06 August 2009

Portrait Painting with the Zorn Palette


The summer term at Watts started a few weeks ago. One class I'm taking is Portrait Painting Fundamentals taught by Meadow Gist. The class explores several approaches and palettes using photos and a live model.

This first portrait was painted from a high-quality (i.e. good contrast and strong shadow patterns) photo reference provided in class. Briefly, I pencil-sketched the image onto canvas board, fixed it, then prepared the underpainting. I used burnt umber, but a mix of ivory black and cad red would work too. Finally, I over-painted using the "Zorn" palette (cad red light, yellow ochre, ivory black, titanium white). The overpainting was done in a single 5-hour session. The Zorn palette has been used widely and discussed often. Google for more information.

The pencil sketch step seemed messy and unnecessary. Even with a fixative, I ended up loosing most of the drawing anyway when I added the burnt umber ground. My personal preference is to rough-in with a paintbrush before underpainting.

The next assignment in this class is to paint a portrait by the direct method, which means no preliminary underpainting. Big kid stuff, like taking the training wheels off a bicycle.

Nicky 2009, 12 x 9, oil on canvas board

11 comments:

  1. It is a very successful portrait! Beautiful light!

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  2. This has a very nice feel about it. I hope you are enjoying yourself, would love to know if you will stick to this later.

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  3. Joanne, Thanks for your comment and visit. I learned a lot from this portrait about the power of strong lighting.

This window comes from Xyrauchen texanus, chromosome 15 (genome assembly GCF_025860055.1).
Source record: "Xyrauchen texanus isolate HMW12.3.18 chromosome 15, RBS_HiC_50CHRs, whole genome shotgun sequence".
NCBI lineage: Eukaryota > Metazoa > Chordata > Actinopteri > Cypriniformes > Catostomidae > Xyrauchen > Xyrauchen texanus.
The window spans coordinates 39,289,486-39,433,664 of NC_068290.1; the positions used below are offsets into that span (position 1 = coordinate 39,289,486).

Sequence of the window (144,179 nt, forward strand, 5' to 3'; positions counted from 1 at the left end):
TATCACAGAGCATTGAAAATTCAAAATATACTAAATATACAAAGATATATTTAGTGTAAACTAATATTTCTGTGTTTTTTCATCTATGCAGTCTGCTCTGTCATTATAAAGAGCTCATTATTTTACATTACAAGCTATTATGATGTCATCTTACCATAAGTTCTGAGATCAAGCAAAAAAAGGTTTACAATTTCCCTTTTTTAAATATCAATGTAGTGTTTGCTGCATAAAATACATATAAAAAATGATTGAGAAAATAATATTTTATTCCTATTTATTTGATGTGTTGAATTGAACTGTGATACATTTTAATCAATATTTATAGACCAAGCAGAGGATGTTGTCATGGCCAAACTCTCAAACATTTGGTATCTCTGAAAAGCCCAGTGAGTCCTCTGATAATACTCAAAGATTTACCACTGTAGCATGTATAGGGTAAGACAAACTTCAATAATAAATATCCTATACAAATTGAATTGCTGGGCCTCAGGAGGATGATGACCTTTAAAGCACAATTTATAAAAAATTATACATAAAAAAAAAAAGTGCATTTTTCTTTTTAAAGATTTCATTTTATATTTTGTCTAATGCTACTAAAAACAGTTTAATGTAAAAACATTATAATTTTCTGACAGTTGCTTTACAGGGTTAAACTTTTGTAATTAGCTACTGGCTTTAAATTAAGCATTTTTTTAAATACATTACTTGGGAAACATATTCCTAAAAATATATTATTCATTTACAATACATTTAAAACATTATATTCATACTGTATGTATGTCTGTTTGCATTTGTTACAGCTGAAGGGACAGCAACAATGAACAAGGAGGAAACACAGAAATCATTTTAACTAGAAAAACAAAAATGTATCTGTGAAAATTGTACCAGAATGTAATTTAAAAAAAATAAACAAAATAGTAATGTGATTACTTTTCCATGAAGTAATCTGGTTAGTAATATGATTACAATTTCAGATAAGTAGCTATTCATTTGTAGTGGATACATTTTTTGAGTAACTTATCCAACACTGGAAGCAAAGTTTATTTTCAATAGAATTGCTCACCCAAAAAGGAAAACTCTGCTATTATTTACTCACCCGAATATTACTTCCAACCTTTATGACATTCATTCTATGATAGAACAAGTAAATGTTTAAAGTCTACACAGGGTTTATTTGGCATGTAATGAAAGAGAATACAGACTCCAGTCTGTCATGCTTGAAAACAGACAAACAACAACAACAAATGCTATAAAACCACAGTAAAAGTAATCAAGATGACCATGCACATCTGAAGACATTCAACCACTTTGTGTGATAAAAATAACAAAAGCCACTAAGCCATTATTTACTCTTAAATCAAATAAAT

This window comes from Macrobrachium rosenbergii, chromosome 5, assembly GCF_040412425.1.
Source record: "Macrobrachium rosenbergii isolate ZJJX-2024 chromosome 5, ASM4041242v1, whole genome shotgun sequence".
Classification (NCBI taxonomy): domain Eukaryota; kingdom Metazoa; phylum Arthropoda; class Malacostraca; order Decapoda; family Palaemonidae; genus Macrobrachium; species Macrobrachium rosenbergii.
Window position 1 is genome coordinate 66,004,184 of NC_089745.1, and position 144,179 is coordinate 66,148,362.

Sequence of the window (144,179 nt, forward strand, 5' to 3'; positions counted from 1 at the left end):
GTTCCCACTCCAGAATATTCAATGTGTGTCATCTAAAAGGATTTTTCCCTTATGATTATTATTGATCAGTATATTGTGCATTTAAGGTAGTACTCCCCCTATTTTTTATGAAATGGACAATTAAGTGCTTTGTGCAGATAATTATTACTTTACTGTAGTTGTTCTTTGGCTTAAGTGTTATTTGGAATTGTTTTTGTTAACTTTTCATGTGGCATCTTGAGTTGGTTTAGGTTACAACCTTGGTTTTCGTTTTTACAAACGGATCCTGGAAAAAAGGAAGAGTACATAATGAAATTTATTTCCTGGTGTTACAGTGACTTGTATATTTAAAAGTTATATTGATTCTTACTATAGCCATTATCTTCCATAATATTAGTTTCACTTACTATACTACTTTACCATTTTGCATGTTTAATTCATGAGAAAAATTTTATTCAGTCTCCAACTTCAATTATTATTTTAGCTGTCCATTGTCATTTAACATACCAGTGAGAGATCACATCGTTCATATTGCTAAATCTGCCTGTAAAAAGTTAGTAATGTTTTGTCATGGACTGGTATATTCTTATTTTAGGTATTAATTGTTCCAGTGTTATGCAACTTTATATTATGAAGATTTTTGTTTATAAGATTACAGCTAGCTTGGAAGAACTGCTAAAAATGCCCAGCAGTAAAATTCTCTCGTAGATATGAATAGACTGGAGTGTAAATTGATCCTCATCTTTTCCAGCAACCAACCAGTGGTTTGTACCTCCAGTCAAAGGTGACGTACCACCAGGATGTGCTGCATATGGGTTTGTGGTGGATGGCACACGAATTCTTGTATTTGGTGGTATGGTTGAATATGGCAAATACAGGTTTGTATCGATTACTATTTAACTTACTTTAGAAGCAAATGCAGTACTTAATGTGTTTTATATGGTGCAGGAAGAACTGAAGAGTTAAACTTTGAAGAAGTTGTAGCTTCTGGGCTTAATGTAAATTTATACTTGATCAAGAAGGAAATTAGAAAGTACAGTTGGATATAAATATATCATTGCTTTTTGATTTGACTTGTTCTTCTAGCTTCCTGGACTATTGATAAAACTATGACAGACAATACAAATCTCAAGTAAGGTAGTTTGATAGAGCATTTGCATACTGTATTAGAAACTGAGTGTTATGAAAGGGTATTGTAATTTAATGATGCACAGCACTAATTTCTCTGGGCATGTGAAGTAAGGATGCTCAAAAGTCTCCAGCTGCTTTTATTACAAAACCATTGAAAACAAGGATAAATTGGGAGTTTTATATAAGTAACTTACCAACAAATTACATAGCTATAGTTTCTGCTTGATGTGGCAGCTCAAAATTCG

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  4. Tina, Thanks for the kind words. Planning to be here as long as it takes to get good, which I'm beginning to realize might be a while. My daughter is starting her junior year in high school. Will continue my own classes at least until she graduates. Maybe longer...

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  5. Wow! You are doing some great work. Stay with it and we are all going to hear a lot from you.
    God bless and keep it up.

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  6. I so respect your zeal and intellect and interest in trained expression - the light envelops the subject and looks natural not at all forced or artificial.

    Just beautiful work and mission. My best.

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  7. Wow! So dramatic. Love the extreme lighting. Very effective.

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  8. John, Thank you. Nice to know there are like minds out there in the world. I'm keeping an eye on your blog. Enjoy the flow and balance in your photo-abstractions. Always amazes me how little actual detail is needed to create a satisfying composition. Best regards.

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  9. R, Thanks for the kind words and visit. Enjoyed visiting your blog. Lots of good content there.

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  10. This is a wonderful head study. The face does not become disturbing as happens so often with dramatic lighting.

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  11. Hey, nice site you have here! Keep up the excellent work!
    Portrait Painting

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